Tough decisions face Boston leadership as a $140 million budget shortfall gapes in 2009, Mayor Thomas Menino said last night.’ ‘ ‘ ‘
Menino delivered a somber State of the City annual address Tuesday in Faneuil Hall. After a moment of silence for firefighter Lt. Kevin Kelley, who died Friday when his fire truck crashed in Mission Hill, Menino began. He refrained from announcing new spending, as he has in his past addresses, in order to address how the city of Boston will deal with the recent national financial crisis.
‘We are confronting great economic challenges that Boston did not create, but we will deal with them,’ Menino said in his address. ‘We need courage and urgent action to solve these problems.’
The city’s $140 million budget gap for the 2010 fiscal year, due to a decrease in revenue and an increase in costs, will lead to tough decisions, Menino said.
‘[The shortfall] means cuts in jobs, which causes real pain to real families,’ he said.
To refrain from ‘painful layoffs’ Menino proposed a one-year wage freeze for city workers, which include firefighters and teachers. The plan will be proposed to union leaders in the coming weeks, he said.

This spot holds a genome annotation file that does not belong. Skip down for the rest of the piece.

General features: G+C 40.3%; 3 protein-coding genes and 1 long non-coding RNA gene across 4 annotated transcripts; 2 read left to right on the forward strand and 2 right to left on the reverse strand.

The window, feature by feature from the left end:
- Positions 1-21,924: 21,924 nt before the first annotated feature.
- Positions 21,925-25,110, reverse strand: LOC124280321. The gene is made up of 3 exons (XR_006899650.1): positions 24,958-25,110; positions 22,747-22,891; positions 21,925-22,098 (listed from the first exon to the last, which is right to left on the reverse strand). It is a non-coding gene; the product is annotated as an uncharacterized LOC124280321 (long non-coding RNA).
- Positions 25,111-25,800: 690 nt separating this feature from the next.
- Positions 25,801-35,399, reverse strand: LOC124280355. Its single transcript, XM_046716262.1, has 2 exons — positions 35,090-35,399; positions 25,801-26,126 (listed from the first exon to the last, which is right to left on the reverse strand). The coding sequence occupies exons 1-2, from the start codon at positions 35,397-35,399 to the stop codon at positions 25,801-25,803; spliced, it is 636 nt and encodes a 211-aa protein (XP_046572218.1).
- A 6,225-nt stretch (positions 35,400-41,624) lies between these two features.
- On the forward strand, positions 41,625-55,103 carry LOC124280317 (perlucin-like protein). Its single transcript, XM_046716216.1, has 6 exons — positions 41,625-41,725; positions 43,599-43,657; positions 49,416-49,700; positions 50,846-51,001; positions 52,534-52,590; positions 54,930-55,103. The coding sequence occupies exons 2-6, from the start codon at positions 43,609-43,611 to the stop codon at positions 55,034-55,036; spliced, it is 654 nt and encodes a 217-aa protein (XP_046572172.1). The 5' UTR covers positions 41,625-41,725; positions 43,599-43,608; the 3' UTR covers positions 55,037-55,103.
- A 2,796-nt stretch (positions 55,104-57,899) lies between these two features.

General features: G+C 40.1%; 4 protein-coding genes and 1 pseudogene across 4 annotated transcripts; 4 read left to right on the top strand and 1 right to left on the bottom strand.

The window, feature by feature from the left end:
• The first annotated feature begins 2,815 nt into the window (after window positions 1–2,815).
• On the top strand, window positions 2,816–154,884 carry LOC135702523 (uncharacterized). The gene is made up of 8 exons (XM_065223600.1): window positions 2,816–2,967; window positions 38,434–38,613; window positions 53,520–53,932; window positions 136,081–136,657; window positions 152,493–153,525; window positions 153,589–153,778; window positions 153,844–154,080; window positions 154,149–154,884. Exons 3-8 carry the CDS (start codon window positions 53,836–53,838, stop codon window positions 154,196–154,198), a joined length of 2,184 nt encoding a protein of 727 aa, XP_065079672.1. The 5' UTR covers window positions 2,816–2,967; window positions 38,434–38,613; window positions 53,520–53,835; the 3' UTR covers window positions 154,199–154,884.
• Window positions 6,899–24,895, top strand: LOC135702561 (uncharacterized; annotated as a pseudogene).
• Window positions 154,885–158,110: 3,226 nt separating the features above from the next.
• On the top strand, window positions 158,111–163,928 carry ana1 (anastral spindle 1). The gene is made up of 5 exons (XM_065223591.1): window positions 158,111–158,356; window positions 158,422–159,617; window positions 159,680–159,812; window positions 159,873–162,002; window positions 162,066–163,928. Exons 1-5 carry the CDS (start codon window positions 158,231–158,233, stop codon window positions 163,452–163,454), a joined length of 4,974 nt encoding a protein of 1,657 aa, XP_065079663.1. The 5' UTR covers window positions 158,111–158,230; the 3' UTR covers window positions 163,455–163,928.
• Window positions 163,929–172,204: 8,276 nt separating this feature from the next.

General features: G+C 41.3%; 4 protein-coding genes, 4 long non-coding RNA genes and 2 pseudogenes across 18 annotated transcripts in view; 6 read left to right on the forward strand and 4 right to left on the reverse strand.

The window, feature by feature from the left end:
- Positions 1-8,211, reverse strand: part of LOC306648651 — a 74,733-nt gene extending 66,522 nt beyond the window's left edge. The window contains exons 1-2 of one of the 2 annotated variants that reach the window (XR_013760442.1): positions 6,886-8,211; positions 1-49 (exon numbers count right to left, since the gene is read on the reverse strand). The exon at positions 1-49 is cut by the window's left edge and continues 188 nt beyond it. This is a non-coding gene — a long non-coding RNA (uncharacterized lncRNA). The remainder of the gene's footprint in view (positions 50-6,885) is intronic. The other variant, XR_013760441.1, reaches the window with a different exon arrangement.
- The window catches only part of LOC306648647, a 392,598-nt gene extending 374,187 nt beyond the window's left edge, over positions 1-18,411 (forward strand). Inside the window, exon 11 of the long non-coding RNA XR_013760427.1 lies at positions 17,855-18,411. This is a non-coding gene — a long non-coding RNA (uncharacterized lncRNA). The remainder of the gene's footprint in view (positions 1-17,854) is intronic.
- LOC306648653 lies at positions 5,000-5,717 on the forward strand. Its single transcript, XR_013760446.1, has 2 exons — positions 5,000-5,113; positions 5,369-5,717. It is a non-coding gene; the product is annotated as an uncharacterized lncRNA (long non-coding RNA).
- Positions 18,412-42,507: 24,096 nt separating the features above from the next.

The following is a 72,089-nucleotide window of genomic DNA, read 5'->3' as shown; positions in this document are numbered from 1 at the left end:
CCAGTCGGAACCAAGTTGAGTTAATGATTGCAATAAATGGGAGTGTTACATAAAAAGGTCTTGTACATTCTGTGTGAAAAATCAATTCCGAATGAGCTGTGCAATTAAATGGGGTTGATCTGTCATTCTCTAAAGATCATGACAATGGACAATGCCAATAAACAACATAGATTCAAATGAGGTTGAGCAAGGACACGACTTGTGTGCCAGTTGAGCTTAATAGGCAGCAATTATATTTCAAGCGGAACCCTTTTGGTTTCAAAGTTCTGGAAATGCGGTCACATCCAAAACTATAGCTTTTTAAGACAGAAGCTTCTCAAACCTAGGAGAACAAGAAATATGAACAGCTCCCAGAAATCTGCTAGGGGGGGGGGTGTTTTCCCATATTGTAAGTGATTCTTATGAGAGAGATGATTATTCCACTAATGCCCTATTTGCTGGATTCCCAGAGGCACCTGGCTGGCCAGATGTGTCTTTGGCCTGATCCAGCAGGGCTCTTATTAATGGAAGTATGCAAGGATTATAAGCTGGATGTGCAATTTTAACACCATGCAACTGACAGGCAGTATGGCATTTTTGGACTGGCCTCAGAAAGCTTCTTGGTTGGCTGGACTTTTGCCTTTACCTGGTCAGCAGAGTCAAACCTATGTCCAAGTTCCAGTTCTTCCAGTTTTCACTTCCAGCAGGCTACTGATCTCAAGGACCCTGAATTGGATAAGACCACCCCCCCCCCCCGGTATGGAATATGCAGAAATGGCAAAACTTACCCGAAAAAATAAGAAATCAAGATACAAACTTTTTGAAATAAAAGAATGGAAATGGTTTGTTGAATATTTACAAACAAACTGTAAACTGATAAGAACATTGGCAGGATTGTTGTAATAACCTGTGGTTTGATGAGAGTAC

While about 50 Boston Public School students and supporters protested budget cuts outside the hall, Menino congratulated BPS for its rise in test scores and eight nationally-recognized high schools. He did not announce what specific reductions the ‘core services’ of public education and public safety would see.
‘We’re looking at severe financial cuts at Boston Latin,’ Boston Latin School junior William Poff-Webster said at the protest. ‘We’re looking at cuts in arts, music and physical education. Boston Public School grads make this city a hub, and we need money to get full, well-rounded educations.’
Former City Council candidate and potential mayoral candidate Kevin McCrea said cuts to education would be crippling to the city.
‘This budget is a scam,’ he said. ‘The state cuts are going to be 60 to 80 million, which is about three percent of the budget. And they want the schools to cut 15 percent?’
BPS Student Representative Mariah Smith said despite possible education cuts, she still has faith in the mayor because of his many years leading the city.
‘I believe in our ability to overcome this, to work together to make the change they need,’ Smith said. ‘Still, we’ve had 16 years of a wicked awesome mayor!’
Boston is still in better shape than other cities of its size, Menino said.’
‘We’ve had the foresight to prepare for the bad times, even when it was deeply unpopular,’ he said. ‘I will not stop fighting for legislation that gives cities the additional tools we need to manage through this crisis and beyond.’